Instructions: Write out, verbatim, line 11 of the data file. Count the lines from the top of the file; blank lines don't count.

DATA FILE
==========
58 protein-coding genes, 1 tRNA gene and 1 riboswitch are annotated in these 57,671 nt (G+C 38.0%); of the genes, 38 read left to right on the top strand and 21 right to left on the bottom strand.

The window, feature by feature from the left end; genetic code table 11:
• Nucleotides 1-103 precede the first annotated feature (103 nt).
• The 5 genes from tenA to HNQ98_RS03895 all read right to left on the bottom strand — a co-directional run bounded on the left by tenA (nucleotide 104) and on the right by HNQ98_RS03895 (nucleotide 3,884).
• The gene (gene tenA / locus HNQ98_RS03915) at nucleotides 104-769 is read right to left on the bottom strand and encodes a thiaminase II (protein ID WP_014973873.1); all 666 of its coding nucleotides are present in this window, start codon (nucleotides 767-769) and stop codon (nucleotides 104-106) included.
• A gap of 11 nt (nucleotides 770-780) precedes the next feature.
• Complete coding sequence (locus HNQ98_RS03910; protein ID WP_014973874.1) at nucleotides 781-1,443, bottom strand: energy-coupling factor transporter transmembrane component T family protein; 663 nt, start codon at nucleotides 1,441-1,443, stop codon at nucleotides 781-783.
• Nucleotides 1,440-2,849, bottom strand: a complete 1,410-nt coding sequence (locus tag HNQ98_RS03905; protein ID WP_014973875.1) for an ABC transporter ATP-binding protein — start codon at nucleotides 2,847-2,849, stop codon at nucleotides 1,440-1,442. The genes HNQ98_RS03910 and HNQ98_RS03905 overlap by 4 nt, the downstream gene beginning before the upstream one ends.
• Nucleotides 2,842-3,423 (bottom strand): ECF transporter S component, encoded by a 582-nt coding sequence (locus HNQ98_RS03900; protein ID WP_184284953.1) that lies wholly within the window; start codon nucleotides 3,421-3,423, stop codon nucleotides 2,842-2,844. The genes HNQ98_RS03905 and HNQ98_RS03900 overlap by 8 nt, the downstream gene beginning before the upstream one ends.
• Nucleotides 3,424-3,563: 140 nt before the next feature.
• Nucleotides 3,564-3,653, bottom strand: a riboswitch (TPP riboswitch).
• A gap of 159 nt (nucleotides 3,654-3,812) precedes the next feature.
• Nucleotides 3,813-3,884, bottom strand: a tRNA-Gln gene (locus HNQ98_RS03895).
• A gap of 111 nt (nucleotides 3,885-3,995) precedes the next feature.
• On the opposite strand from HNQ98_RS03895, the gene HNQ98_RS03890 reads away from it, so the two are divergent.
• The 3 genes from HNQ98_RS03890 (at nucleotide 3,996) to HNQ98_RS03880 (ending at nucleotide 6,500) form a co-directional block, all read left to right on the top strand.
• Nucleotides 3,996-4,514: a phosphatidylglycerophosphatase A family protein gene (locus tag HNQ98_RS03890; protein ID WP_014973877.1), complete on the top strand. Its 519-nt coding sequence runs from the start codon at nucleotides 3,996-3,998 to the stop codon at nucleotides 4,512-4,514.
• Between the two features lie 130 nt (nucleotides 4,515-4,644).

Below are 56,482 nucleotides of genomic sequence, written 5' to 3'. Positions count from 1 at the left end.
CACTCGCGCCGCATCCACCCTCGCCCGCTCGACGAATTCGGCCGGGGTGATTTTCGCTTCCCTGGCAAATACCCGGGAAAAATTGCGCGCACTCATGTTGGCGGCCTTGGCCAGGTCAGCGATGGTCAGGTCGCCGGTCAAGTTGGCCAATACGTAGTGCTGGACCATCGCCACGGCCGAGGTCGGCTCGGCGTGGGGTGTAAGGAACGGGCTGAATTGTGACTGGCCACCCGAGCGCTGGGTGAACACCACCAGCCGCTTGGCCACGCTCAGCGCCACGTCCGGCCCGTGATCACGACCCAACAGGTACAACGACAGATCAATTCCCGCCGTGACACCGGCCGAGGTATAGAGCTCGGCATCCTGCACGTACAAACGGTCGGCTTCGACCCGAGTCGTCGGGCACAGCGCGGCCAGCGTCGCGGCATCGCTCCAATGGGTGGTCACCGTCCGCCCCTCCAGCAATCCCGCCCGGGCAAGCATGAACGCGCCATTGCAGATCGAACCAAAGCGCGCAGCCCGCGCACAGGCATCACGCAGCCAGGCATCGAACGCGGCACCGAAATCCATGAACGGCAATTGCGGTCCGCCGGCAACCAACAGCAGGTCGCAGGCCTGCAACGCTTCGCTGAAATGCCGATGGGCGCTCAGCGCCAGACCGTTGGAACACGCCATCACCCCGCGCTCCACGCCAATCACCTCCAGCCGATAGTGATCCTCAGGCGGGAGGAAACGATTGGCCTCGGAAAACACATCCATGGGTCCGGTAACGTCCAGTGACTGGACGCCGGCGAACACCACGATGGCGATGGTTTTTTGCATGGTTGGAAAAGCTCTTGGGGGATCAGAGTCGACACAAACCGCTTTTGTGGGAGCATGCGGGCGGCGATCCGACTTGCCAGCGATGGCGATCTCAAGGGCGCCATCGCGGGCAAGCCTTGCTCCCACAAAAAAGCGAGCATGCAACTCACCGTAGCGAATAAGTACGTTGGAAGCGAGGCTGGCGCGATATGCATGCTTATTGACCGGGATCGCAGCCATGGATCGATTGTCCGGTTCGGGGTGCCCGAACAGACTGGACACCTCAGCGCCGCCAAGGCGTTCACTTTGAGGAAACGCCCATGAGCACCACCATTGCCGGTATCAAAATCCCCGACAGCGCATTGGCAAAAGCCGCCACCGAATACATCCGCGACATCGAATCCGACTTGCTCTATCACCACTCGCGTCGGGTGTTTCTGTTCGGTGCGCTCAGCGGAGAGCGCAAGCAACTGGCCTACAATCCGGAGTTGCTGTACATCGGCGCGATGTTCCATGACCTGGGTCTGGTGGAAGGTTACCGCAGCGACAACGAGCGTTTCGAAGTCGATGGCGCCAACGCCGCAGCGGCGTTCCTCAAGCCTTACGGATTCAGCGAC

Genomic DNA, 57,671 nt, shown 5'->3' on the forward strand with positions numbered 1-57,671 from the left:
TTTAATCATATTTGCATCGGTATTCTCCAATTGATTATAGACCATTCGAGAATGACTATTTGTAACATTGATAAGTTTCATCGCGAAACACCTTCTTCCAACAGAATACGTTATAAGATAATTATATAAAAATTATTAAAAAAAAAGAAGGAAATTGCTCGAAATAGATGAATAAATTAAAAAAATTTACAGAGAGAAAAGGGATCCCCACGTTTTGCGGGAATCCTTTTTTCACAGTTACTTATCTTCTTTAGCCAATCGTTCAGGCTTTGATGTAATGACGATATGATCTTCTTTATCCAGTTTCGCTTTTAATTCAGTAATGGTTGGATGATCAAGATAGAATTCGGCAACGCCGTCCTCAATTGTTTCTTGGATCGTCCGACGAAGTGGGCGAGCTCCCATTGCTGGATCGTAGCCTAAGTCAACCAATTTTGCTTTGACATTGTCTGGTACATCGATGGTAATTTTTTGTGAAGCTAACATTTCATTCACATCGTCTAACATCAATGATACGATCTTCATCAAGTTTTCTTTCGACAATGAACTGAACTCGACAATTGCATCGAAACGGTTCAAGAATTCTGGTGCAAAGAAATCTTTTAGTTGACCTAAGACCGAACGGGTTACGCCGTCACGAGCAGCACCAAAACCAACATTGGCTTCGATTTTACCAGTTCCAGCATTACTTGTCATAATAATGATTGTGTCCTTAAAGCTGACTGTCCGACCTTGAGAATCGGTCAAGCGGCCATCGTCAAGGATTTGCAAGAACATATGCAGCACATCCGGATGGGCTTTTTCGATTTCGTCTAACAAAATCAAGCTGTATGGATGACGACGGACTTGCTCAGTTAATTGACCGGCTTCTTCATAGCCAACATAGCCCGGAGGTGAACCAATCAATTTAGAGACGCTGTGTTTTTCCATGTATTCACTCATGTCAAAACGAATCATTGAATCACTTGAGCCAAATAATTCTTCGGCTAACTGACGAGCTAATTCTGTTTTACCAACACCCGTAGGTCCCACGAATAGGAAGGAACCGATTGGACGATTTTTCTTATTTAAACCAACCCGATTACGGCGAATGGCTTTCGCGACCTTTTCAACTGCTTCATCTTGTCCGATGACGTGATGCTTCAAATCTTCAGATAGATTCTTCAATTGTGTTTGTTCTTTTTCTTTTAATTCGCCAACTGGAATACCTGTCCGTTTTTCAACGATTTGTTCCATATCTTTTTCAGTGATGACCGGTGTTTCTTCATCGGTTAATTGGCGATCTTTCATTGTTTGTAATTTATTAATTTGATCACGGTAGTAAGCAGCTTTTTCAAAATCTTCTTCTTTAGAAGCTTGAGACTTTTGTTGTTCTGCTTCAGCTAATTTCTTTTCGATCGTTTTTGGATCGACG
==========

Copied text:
• Nucleotides 3,564-3,653, bottom strand: a riboswitch (TPP riboswitch).